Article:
3. Don’t offer too much information

The more information you offer to people, the more likely they’ll be confused. And when people are confused, they won’t become a customer. Learn to get your message out in a quick and short way as it will be easier to understand. Trying to look smart by using sophisticated language or talking in technical jargon is just dumb. When pitching customers, make sure you only tell them what they need and want to know. I’ve found that when you tell them more than they want to know by trying to throw in something that’s mind blowing, sometimes you’ll increase the likelihood of closing the deal, but in most cases you’ll just bore them to death. People have short attention spans, so be careful about dragging things on. Just address their pain points by talking about what you’re offering is beneficial to them (your prospect) and finally do not forget to ask for a sale! Always approach the client from a ‘what’s in it for them’ angle, get them to the edge and finally offer them a solution!

4. Don’t over sell

Similar to offering potential customers too much information, you shouldn’t over sell. If you’re too pushy it’s a big turn off. You have to think of sales like dating. Don’t stoop so low, because you end up looking desperate and shoddy, no one will be attracted to you! You have to be casual with your sales techniques and really act like you don’t care to make the sale. Because at the end of the day, if your product or service is that good, the person you are selling to should be privileged to use it.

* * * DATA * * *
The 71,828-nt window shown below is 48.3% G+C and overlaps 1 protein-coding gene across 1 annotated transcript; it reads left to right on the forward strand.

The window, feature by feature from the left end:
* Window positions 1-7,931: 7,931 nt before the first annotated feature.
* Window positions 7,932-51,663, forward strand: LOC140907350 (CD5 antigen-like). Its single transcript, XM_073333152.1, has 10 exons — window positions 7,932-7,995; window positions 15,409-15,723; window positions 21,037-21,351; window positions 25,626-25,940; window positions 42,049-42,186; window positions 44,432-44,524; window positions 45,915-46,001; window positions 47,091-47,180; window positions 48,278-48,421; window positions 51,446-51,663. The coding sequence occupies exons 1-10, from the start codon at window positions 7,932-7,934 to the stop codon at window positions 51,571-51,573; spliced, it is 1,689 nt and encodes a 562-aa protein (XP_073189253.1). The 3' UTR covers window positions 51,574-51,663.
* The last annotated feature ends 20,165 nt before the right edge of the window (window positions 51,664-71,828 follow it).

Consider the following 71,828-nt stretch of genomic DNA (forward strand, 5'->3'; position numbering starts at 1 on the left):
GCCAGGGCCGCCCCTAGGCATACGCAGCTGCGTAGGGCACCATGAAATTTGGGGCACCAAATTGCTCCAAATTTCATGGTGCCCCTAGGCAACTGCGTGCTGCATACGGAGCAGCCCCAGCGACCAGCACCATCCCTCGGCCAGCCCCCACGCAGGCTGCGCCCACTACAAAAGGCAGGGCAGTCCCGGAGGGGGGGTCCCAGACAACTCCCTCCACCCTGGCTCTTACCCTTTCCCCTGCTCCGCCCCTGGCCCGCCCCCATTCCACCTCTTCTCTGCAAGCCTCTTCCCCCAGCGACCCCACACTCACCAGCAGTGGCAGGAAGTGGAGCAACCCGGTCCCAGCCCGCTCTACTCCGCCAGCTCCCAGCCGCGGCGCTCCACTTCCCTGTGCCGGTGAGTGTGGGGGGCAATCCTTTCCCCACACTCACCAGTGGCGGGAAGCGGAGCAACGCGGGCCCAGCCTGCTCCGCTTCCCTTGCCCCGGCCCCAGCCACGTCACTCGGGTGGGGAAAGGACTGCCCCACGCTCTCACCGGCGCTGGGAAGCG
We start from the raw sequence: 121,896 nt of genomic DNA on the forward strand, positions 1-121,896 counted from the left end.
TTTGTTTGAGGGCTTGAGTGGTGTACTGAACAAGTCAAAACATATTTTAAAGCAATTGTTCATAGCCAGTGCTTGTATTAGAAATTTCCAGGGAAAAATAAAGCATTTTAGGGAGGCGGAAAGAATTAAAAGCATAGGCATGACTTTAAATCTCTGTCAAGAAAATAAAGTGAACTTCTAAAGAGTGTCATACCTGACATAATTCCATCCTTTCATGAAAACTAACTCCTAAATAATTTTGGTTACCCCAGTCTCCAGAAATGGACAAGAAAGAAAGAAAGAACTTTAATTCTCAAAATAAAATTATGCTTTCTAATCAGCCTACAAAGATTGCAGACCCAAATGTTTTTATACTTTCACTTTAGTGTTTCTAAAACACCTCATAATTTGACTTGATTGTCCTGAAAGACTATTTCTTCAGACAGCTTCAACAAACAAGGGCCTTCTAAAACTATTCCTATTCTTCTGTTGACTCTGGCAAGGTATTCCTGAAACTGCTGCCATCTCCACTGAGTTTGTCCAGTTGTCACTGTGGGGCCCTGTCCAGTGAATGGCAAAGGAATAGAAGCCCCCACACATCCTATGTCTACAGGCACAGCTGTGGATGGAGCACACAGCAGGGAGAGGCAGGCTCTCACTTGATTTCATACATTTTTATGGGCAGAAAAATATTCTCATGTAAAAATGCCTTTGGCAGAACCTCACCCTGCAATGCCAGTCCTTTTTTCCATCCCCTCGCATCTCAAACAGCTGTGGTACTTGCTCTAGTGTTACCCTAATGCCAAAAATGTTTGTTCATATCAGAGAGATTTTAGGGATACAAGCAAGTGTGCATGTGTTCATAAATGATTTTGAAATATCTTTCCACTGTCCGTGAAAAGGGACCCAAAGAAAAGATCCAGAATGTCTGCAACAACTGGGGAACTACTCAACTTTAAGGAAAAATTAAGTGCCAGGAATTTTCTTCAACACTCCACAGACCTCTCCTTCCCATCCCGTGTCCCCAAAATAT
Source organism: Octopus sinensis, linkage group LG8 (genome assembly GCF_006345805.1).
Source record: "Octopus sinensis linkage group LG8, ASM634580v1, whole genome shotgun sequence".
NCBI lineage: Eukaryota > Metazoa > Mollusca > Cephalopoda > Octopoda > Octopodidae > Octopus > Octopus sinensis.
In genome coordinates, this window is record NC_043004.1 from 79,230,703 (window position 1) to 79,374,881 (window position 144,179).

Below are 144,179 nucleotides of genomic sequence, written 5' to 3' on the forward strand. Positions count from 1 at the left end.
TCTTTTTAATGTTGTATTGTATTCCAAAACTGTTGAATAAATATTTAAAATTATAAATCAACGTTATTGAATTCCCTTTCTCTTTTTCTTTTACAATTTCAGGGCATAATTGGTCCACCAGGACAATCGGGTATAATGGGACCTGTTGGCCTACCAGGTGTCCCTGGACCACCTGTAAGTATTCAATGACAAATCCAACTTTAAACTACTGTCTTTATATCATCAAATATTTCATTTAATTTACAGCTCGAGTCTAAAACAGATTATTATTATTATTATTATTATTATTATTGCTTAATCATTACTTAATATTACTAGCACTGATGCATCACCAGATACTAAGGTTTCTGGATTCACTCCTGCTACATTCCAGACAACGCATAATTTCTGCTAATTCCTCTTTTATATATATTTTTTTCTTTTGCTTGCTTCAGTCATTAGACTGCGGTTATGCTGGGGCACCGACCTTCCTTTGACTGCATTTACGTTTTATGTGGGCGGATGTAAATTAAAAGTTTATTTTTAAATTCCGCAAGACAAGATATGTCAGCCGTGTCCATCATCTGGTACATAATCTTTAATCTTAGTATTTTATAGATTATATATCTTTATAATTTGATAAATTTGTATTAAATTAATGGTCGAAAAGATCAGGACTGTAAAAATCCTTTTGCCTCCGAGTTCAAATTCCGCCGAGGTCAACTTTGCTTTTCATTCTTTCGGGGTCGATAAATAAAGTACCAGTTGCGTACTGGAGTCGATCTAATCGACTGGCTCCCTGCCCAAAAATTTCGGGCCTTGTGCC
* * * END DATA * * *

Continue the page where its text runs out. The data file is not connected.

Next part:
If you are one of those people who want to be a bit pushy instead of just waiting things out, you can always create a sense of urgency to close the deal… plus it won’t seem like you are overselling.

Secondly do not sound like you are just after the cheque alone, seek to build relationships, don’t focus too much on that one transaction!

5. Don’t lose sight of the goal

You’re in sales meetings to make sales, right? Well of course you are, so why would you waste your time chit chatting about random topics with a potential customer?

You don’t have people’s undivided attention forever, so make sure you are keeping track of time and you get your message across as quick as possible. If you have spare time after that you can start chit chatting about common interests as that will help build a stronger connection, but you shouldn’t do that until you get all of your major points across and have the person on the hook. I know of sales ladies who meet a group of guys for a sales pitch and the meeting turns into a date; ensure your prospect doesn’t take control of the pitch! The same applies if you’re doing a pitch over beer, food or coffee, focus on the major reason why you’re meeting these people. (The $$$$ plus offering them a solution from Company X not about you and how cute you look)